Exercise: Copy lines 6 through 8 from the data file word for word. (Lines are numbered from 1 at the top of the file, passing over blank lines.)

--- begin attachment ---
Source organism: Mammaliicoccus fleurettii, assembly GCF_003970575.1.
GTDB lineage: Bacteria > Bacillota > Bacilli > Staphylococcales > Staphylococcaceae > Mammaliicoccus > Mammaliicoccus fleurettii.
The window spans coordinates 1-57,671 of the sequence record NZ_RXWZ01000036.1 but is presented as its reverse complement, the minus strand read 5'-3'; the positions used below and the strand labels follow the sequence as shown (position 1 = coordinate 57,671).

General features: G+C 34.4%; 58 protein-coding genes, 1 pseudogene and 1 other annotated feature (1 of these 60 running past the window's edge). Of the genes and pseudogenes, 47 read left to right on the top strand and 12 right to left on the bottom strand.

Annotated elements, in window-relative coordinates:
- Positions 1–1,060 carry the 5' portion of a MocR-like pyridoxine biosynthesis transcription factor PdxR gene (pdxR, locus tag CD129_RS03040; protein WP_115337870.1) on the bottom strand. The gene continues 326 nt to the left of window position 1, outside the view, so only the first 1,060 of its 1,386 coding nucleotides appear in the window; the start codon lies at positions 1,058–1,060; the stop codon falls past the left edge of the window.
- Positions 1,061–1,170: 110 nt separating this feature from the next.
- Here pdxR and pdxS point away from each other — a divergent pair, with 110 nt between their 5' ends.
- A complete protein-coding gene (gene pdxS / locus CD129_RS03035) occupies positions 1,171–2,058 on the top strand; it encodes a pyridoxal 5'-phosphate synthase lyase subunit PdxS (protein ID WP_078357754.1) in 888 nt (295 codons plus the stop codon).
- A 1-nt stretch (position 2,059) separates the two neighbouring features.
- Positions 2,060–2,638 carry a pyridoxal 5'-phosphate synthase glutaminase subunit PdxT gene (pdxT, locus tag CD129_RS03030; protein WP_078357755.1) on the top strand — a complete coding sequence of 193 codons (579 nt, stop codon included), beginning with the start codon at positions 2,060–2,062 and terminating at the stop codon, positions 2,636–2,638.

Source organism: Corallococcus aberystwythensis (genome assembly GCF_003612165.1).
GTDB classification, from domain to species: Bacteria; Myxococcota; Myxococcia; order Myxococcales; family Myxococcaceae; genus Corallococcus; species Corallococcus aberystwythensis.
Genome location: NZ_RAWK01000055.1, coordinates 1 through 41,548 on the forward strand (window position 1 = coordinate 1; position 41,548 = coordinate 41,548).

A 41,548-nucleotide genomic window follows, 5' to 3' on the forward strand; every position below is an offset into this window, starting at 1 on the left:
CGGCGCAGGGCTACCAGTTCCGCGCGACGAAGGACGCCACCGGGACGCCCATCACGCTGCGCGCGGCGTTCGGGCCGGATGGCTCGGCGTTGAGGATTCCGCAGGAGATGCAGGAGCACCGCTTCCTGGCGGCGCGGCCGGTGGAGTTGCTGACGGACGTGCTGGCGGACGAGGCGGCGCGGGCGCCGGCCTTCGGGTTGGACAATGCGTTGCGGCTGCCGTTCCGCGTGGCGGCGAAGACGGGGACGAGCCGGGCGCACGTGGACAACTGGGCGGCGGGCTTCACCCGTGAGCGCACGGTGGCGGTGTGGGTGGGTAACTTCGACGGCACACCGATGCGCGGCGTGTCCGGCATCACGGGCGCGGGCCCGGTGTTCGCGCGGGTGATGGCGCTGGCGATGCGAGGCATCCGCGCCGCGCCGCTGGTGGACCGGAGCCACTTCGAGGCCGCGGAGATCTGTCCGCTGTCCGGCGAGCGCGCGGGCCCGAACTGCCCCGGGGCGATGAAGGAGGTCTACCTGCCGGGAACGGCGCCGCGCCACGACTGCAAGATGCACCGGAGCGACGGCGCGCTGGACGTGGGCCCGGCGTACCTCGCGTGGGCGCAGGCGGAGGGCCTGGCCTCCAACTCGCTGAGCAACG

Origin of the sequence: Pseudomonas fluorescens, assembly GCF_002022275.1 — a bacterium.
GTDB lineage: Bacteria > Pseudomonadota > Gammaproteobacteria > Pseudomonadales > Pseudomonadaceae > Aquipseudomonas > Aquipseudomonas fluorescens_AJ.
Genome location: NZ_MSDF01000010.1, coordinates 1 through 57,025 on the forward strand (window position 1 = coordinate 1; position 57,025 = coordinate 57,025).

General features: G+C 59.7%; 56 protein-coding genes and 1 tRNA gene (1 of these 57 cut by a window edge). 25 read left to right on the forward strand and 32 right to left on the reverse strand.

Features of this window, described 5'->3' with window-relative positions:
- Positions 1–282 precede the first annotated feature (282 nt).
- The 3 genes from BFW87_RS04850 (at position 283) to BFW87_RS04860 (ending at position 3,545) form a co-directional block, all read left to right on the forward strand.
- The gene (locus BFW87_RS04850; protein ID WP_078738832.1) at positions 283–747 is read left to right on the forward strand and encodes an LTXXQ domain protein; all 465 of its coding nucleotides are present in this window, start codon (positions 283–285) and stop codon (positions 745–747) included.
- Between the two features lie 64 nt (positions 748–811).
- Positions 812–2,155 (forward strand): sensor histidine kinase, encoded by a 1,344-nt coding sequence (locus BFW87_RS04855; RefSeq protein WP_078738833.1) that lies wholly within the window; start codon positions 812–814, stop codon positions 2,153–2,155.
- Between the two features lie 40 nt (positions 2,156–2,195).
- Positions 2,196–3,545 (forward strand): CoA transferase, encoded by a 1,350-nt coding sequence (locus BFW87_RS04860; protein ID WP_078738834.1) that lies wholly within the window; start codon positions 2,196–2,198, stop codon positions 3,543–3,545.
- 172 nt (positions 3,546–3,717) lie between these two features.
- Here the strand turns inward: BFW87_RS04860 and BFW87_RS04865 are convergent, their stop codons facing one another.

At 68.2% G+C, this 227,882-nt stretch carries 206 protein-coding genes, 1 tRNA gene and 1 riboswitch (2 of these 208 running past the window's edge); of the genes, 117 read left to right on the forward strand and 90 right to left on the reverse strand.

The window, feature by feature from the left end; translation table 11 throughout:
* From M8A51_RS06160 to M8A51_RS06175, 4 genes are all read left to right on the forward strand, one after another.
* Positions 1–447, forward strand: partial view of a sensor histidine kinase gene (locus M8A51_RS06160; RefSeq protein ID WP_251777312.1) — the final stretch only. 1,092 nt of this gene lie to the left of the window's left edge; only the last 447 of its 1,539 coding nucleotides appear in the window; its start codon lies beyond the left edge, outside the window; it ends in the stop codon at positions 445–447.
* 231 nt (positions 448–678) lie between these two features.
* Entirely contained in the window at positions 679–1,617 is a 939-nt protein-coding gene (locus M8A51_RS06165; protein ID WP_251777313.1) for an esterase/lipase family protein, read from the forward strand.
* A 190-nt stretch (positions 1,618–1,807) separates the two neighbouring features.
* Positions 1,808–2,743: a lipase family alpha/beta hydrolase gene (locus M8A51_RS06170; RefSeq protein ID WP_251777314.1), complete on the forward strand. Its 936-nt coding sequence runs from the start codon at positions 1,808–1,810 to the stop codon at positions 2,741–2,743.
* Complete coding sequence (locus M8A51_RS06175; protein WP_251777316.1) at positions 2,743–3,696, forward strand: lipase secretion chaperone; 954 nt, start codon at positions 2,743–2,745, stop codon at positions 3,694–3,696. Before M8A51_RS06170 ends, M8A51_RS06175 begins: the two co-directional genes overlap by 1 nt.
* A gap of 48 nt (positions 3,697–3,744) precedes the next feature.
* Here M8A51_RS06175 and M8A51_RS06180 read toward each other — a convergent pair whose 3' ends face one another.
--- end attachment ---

- Positions 1–1,060 carry the 5' portion of a MocR-like pyridoxine biosynthesis transcription factor PdxR gene (pdxR, locus tag CD129_RS03040; protein WP_115337870.1) on the bottom strand. The gene continues 326 nt to the left of window position 1, outside the view, so only the first 1,060 of its 1,386 coding nucleotides appear in the window; the start codon lies at positions 1,058–1,060; the stop codon falls past the left edge of the window.
- Positions 1,061–1,170: 110 nt separating this feature from the next.
- Here pdxR and pdxS point away from each other — a divergent pair, with 110 nt between their 5' ends.